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Not just your space

In the days of technology, communication has reached far beyond a simple visit from a neighbor or a friendly phone call.

Sending “tweets,” updating Facebook statuses, posting pictures to MySpace and watching YouTube videos may be language foreign to some. But, even many of the less “youthful” have found a niche in the ways of social networking.

Rather than calling to find a friend’s whereabouts, people may find it easier to just check on a Facebook page. And missing out on a party might not be so bad when snapshots make a debut on MySpace just a few hours later.

But, what appears on these public forums may have more of a place than just staying connected — they are beginning to make it to the courtroom.

Technology may be growing faster still, but prosecution and defense attorneys alike have started to catch up with the trends.

“As more and more users create accounts, the opportunity for law enforcement increases,” said Pike County Assistant District Attorney Tom Anderson.

Anderson said the district attorney’s office probably has at least one case a month where some type of evidence is pulled from the World Wide Web.

“A lot of the time domestic violence and assault cases can be seen on MySpace and Facebook,” Anderson said.

This can also hold true for harassment situations.

“If we hear about it or law enforcement see it, we can subpoena certain information from those computers,” Anderson said.

Since those Web sites are public forums, Anderson said subpoenas don’t always have to be issued to obtain evidence.

“Sometimes we’ll have to subpoena to get the computer to show it tied to the name through a certain Internet provider,” Anderson said.

But using evidence from pictures posted doesn’t require any type of formal process.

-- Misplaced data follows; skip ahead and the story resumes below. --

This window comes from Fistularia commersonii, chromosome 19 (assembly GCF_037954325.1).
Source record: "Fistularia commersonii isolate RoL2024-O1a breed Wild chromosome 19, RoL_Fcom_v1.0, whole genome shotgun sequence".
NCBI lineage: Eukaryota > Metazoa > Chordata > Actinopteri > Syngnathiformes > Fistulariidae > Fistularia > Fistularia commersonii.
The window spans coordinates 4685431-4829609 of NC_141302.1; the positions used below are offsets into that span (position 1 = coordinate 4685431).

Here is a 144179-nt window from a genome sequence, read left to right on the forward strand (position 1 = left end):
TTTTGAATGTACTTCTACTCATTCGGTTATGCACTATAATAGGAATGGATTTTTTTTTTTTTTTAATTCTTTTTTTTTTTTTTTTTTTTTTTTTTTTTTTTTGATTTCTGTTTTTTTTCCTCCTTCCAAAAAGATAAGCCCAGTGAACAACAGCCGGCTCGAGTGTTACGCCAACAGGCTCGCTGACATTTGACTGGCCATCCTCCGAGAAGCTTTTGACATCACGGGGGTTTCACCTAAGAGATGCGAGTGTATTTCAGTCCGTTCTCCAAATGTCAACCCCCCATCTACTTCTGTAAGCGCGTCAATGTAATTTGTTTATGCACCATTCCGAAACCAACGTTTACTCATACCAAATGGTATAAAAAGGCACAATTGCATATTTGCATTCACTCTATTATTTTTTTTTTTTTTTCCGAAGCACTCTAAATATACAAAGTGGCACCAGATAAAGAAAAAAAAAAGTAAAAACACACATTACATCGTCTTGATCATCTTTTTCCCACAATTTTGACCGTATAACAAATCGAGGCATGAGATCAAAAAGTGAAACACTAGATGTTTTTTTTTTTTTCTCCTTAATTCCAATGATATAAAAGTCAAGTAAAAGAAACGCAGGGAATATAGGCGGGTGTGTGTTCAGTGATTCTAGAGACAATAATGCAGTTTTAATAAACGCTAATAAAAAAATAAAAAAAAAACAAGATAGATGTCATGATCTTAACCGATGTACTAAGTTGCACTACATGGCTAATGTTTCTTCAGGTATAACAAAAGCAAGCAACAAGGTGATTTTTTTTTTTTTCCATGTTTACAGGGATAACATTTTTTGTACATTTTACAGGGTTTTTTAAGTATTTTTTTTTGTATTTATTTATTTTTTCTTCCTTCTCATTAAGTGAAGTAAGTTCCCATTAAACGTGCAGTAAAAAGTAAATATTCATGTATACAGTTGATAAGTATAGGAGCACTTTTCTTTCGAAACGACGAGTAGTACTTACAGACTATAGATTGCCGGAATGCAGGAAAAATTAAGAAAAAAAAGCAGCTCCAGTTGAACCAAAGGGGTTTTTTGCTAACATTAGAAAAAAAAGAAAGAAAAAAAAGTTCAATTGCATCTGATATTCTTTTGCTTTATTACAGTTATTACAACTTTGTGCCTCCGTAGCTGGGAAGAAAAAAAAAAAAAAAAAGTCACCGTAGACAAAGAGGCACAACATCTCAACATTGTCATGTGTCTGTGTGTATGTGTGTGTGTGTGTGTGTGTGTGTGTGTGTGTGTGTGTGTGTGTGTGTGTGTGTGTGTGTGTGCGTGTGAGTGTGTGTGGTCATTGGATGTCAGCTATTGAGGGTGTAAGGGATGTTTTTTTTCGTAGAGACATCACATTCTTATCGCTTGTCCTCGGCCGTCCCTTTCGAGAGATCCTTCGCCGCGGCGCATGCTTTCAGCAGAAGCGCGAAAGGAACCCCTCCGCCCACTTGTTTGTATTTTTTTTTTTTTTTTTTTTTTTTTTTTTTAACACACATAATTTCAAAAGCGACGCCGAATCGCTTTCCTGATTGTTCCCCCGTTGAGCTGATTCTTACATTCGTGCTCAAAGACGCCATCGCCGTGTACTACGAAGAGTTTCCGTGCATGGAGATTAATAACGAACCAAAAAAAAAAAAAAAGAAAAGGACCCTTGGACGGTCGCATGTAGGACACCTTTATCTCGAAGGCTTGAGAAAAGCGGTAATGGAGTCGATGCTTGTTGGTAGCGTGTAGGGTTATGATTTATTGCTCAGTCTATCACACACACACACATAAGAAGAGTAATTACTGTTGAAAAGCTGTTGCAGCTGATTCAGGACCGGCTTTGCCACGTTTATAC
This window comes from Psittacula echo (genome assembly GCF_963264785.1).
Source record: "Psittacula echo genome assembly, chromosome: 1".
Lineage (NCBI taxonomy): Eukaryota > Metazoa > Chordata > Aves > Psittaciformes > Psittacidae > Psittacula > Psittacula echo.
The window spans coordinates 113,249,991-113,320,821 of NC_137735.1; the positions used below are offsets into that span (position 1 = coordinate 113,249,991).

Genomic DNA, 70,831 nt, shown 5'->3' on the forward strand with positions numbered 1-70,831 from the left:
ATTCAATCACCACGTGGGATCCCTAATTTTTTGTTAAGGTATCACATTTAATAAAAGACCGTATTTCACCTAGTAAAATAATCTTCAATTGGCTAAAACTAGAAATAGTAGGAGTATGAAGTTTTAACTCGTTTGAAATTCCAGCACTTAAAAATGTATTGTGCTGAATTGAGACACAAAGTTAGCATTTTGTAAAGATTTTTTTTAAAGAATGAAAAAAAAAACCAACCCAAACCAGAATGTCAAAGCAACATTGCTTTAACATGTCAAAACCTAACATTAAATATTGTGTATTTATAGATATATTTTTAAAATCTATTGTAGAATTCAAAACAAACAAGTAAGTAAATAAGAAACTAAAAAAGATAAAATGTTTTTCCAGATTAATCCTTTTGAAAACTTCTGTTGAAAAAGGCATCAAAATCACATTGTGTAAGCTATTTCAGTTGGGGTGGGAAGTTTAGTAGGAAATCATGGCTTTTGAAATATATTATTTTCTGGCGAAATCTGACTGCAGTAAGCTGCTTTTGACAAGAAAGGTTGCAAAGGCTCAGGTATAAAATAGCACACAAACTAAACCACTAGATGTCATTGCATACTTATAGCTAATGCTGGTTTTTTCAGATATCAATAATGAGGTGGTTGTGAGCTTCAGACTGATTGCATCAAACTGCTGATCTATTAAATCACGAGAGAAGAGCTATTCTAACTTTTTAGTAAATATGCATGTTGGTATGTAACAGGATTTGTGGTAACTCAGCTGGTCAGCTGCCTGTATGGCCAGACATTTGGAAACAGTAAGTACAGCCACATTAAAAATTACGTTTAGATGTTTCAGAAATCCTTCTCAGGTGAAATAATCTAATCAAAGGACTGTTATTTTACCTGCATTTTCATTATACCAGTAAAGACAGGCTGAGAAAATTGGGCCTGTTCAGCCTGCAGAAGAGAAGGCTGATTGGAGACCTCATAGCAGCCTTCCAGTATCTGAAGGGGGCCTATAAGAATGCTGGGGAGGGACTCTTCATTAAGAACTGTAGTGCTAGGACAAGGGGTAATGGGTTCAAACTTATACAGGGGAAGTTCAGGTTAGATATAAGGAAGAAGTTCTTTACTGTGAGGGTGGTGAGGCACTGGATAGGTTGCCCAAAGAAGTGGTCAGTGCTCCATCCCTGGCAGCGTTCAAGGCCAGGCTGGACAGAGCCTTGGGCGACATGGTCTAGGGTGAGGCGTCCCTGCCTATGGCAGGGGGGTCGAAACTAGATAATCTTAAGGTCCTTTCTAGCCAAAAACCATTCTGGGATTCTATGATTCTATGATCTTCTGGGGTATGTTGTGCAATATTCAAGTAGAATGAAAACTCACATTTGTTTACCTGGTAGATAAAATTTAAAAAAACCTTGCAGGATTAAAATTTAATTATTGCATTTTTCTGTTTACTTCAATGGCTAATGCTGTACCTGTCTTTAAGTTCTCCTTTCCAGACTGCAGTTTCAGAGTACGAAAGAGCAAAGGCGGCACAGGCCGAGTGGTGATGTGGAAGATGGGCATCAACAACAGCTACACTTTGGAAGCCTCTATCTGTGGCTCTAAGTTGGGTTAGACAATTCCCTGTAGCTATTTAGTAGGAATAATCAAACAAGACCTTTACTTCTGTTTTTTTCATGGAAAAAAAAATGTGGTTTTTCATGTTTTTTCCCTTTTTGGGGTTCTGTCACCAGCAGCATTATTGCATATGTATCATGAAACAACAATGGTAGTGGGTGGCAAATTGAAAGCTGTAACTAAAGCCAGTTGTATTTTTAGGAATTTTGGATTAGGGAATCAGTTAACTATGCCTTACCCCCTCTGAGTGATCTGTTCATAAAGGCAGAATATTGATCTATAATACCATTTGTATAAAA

“If you’re using photographic evidence, you can have it printed out,” Anderson said.

Anderson said probably the most frequent types of cases these are used is drug investigations.

“So far, it seems to me we’ve been able to use it in more drug cases,” Anderson said. “It’s surprising what people put on Facebook and MySpace.”

Other local attorneys are evolving with the trend.

Matt Baker, attorney with Cevera, Ralph & Reeves who has been practicing law for the last seven years, said it’s only been in these last two such evidence has come into play.

But, he said for just about any type of incident this evidence could prove to be a useful aid.

“I’ve seen it used on criminal cases in court to prove or disprove a relationship status between people,” Baker said. “It could be used in rape cases or sexual misconduct cases.”

And aside from these, Baker said he has also used evidence in civil matters.

“I had a divorce case where I used pictures posted on MySpace to show a woman wasn’t exactly telling the truth,” Baker said.

Baker said he has also taken transcripts of instant messenger conversations to trial.

Other times attorneys or law enforcement officials will use these sites simply to investigate crimes, though the evidence may not make it to the courtroom.

“I’m not aware of law enforcement agencies just searching people’s sites,” Anderson said. “It’s used to supplement their own tools in investigations.”

Another local attorney has used social networking to do a little investigation of his own.

“I have done it, but I have not gotten to the point where I have tried to use it in a trial,” said Joel Lee Williams, who has been practicing law for 29 years. “I have a case now where one of the parties has accused my client of something, and we have on YouTube an actual video of the accuser committing a similar act himself.”

Actually trying to use the video in court could get a little tricky, Williams said.

“With new developments and electronic communications, we’re now trying to see how those old or ancient rules are going to fit around new circumstances,” Williams said. “Advances in technology are far ahead of advances in law, so we’ll be making new law. The first time someone offers it in court, the judge won’t necessarily have guidance on how to treat it…therefore we establish precedence for how it would be treated in the future.”

Williams said the trend may eventually become a more prevalent part of court cases, but his office, at least, will likely use these social networking tools as a way to collect evidence for trial.